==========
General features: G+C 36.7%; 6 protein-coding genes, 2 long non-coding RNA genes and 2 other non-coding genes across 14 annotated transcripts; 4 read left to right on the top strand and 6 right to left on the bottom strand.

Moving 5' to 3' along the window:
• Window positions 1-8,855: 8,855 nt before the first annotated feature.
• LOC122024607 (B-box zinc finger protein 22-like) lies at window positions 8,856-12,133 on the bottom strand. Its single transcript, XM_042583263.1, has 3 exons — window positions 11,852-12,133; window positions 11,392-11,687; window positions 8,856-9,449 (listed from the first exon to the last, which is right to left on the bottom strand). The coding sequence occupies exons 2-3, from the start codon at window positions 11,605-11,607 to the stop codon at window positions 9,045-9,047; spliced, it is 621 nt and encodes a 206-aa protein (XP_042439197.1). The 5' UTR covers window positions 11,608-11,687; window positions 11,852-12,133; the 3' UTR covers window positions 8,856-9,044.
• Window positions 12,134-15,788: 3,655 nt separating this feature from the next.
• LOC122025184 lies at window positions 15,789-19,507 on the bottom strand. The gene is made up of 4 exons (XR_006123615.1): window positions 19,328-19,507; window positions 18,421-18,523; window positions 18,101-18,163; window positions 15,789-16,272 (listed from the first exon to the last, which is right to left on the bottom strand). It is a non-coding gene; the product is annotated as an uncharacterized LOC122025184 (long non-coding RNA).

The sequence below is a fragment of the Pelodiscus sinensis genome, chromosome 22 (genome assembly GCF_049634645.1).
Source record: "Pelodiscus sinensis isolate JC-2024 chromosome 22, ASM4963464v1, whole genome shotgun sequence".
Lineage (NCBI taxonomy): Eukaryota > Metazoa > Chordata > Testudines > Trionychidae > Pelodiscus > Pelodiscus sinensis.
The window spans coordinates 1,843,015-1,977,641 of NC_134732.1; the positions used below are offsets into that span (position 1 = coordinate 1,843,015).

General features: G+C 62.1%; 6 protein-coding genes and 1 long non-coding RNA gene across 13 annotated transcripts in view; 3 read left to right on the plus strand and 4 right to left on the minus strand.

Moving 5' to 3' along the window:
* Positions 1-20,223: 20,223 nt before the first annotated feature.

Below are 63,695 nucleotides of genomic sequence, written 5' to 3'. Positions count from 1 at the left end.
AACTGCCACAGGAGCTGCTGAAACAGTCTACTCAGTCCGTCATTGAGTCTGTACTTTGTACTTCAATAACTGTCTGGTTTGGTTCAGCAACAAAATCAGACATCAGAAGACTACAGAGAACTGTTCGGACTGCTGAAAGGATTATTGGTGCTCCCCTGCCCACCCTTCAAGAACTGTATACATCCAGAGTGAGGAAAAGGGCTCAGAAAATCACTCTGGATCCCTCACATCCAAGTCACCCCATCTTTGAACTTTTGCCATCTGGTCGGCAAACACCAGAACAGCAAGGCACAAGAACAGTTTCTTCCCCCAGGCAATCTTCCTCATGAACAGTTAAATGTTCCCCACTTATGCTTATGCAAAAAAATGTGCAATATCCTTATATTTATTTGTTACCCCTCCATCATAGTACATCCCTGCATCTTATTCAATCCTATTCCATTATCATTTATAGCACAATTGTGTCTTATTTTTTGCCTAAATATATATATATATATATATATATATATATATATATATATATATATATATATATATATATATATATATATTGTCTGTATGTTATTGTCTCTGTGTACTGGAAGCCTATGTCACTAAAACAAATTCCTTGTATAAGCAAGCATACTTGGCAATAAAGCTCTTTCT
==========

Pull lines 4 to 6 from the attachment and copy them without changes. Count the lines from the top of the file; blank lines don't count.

• LOC122024607 (B-box zinc finger protein 22-like) lies at window positions 8,856-12,133 on the bottom strand. Its single transcript, XM_042583263.1, has 3 exons — window positions 11,852-12,133; window positions 11,392-11,687; window positions 8,856-9,449 (listed from the first exon to the last, which is right to left on the bottom strand). The coding sequence occupies exons 2-3, from the start codon at window positions 11,605-11,607 to the stop codon at window positions 9,045-9,047; spliced, it is 621 nt and encodes a 206-aa protein (XP_042439197.1). The 5' UTR covers window positions 11,608-11,687; window positions 11,852-12,133; the 3' UTR covers window positions 8,856-9,044.
• Window positions 12,134-15,788: 3,655 nt separating this feature from the next.
• LOC122025184 lies at window positions 15,789-19,507 on the bottom strand. The gene is made up of 4 exons (XR_006123615.1): window positions 19,328-19,507; window positions 18,421-18,523; window positions 18,101-18,163; window positions 15,789-16,272 (listed from the first exon to the last, which is right to left on the bottom strand). It is a non-coding gene; the product is annotated as an uncharacterized LOC122025184 (long non-coding RNA).